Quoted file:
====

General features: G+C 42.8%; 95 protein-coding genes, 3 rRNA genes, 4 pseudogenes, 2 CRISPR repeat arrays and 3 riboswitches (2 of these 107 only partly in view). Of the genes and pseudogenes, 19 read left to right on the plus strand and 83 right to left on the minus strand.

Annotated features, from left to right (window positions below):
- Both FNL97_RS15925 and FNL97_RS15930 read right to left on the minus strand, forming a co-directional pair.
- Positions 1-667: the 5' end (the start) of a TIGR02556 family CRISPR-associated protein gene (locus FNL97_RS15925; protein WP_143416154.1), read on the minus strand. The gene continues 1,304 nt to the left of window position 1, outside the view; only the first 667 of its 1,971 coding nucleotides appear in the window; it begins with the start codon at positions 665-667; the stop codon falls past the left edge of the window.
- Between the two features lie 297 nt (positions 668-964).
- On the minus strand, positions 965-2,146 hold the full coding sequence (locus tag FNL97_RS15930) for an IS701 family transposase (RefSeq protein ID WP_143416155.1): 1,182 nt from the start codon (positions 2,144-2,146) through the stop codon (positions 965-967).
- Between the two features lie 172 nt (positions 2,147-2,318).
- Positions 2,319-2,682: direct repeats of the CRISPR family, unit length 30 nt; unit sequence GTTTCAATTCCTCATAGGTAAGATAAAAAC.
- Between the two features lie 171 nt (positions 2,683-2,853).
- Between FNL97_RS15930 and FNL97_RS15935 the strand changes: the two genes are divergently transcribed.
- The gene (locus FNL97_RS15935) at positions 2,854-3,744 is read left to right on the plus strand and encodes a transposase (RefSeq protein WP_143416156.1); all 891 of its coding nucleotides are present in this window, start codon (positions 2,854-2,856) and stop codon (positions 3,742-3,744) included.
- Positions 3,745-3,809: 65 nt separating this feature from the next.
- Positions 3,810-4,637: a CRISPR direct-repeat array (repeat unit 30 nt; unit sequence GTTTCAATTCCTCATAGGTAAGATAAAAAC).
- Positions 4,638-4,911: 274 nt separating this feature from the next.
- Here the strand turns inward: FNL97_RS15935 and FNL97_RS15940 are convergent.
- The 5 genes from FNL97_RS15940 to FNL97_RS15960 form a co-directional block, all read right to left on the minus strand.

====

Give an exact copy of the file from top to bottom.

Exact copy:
General features: G+C 42.8%; 95 protein-coding genes, 3 rRNA genes, 4 pseudogenes, 2 CRISPR repeat arrays and 3 riboswitches (2 of these 107 only partly in view). Of the genes and pseudogenes, 19 read left to right on the plus strand and 83 right to left on the minus strand.

Annotated features, from left to right (window positions below):
- Both FNL97_RS15925 and FNL97_RS15930 read right to left on the minus strand, forming a co-directional pair.
- Positions 1-667: the 5' end (the start) of a TIGR02556 family CRISPR-associated protein gene (locus FNL97_RS15925; protein WP_143416154.1), read on the minus strand. The gene continues 1,304 nt to the left of window position 1, outside the view; only the first 667 of its 1,971 coding nucleotides appear in the window; it begins with the start codon at positions 665-667; the stop codon falls past the left edge of the window.
- Between the two features lie 297 nt (positions 668-964).
- On the minus strand, positions 965-2,146 hold the full coding sequence (locus tag FNL97_RS15930) for an IS701 family transposase (RefSeq protein ID WP_143416155.1): 1,182 nt from the start codon (positions 2,144-2,146) through the stop codon (positions 965-967).
- Between the two features lie 172 nt (positions 2,147-2,318).
- Positions 2,319-2,682: direct repeats of the CRISPR family, unit length 30 nt; unit sequence GTTTCAATTCCTCATAGGTAAGATAAAAAC.
- Between the two features lie 171 nt (positions 2,683-2,853).
- Between FNL97_RS15930 and FNL97_RS15935 the strand changes: the two genes are divergently transcribed.
- The gene (locus FNL97_RS15935) at positions 2,854-3,744 is read left to right on the plus strand and encodes a transposase (RefSeq protein WP_143416156.1); all 891 of its coding nucleotides are present in this window, start codon (positions 2,854-2,856) and stop codon (positions 3,742-3,744) included.
- Positions 3,745-3,809: 65 nt separating this feature from the next.
- Positions 3,810-4,637: a CRISPR direct-repeat array (repeat unit 30 nt; unit sequence GTTTCAATTCCTCATAGGTAAGATAAAAAC).
- Positions 4,638-4,911: 274 nt separating this feature from the next.
- Here the strand turns inward: FNL97_RS15935 and FNL97_RS15940 are convergent.
- The 5 genes from FNL97_RS15940 to FNL97_RS15960 form a co-directional block, all read right to left on the minus strand.